The Far East, Its History and Its Question

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G. Richards, 1900 - East Asia - 372 pages

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Page 269 - Emperor further engages, that when British Merchandise shall have once paid at any of the said Ports the regulated Customs and Dues agreeable to the Tariff, to be hereafter fixed, such Merchandise may be conveyed by Chinese Merchants, to any Province or City in the interior of the Empire of China on paying a further amount as Transit Duties which shall not exceed per cent, on the tariff value of such goods.
Page 279 - The Christian religion as professed by Protestants or Roman Catholics inculcates the practice of virtue, and teaches man to do as he would be done by.
Page 311 - British subjects are hereby authorised to travel, for their pleasure or for purposes of trade, to all parts of the interior, under passports which will be issued by their Consuls, and countersigned by the local authorities. These passports, if demanded, must be produced for examination in the localities passed through. If the passport be not irregular, the bearer will be allowed to proceed, and no opposition shall be offered to his hiring persons, or hiring vessels for the carriage of his baggage...
Page 298 - British subjects shall be at full liberty to import from their own or any other ports, and sell there, and purchase therein, and export to their own or any other ports, all manner of merchandise, not contraband, paying the duties thereon, as laid down in the tariff annexed to the present Treaty, and no other charges whatsoever.
Page 318 - ... any prohibition be maintained or imposed on the importation of any article, the produce or manufacture of the...
Page 267 - His Majesty the Emperor of China agrees, that British subjects, with their families and establishments, shall be allowed to reside, for the purpose of carrying on their mercantile pursuits, without molestation or restraint...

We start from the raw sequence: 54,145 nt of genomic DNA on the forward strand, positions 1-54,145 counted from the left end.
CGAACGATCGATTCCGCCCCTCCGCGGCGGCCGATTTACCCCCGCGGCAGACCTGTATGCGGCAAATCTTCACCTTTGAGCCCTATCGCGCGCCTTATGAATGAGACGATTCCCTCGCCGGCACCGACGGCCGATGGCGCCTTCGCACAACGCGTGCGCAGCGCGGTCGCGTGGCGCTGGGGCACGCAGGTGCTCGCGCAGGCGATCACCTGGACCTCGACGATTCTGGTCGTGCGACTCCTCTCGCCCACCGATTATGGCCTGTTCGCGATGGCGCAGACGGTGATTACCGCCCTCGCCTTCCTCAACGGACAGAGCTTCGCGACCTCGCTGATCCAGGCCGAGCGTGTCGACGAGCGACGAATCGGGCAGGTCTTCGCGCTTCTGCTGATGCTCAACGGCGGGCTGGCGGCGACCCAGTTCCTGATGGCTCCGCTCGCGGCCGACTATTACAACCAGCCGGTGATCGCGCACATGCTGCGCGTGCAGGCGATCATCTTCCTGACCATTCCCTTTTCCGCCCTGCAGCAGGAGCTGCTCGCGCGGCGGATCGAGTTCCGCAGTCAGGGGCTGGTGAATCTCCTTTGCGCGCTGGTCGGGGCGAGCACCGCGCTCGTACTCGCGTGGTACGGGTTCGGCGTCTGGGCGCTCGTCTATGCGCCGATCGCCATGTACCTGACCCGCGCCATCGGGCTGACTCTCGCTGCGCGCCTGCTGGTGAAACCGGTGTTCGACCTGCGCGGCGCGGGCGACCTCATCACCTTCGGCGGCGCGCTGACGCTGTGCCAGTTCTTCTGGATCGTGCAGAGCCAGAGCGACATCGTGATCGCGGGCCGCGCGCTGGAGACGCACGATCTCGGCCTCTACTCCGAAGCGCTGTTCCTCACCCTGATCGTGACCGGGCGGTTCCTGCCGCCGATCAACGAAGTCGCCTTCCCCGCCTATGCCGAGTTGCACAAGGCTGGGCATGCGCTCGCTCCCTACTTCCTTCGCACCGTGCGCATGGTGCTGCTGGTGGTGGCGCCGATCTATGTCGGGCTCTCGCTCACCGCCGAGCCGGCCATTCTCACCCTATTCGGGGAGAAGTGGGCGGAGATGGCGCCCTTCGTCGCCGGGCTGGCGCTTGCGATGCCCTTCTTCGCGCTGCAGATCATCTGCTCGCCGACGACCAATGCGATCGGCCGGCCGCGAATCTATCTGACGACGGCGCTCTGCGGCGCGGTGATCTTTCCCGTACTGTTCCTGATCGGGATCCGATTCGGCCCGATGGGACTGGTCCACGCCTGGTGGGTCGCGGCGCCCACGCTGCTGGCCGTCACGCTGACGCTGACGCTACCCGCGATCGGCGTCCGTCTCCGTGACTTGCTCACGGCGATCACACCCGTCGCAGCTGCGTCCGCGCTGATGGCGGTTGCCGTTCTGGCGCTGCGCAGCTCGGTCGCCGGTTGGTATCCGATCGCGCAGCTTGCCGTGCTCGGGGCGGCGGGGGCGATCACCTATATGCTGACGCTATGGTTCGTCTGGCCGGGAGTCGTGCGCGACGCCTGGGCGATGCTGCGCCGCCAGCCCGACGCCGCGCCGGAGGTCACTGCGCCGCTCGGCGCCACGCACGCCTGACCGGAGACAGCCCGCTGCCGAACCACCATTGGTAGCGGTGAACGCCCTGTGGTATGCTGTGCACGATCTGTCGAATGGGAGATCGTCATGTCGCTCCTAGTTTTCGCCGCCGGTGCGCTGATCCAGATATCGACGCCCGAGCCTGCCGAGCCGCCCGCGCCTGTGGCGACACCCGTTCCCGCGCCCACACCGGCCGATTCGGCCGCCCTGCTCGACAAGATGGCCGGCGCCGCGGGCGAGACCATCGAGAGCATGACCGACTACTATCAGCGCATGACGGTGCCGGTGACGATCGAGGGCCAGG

Page 296 - All questions in regard to rights, whether of property, or person, arising between citizens of the United States in China, shall be subject to the jurisdiction of, and regulated by, the authorities of their own government.
Page 318 - ... of the other, and all premises appertaining thereto destined for purposes of residence or commerce, shall be respected. It shall not be allowable to proceed to make a search of, or a domiciliary visit to such dwellings and premises, or to examine or inspect books, papers, or accounts, except under the conditions and with the forms prescribed by the laws, ordinances, and regulations for subjects of the country.
Page 281 - Subjects of China who may be guilty of any criminal act towards citizens of the United States shall be arrested and punished by the Chinese authorities according to the laws of China. And citizens of the United States...
Page 328 - All treaties between Japan and China having come to an end in consequence of war, China engages, immediately upon the exchange of the ratifications of this Act, to appoint plenipotentiaries to conclude with the Japanese plenipotentiaries a treaty of Commerce and Navigation, and a convention to regulate frontier intercourse and trade.

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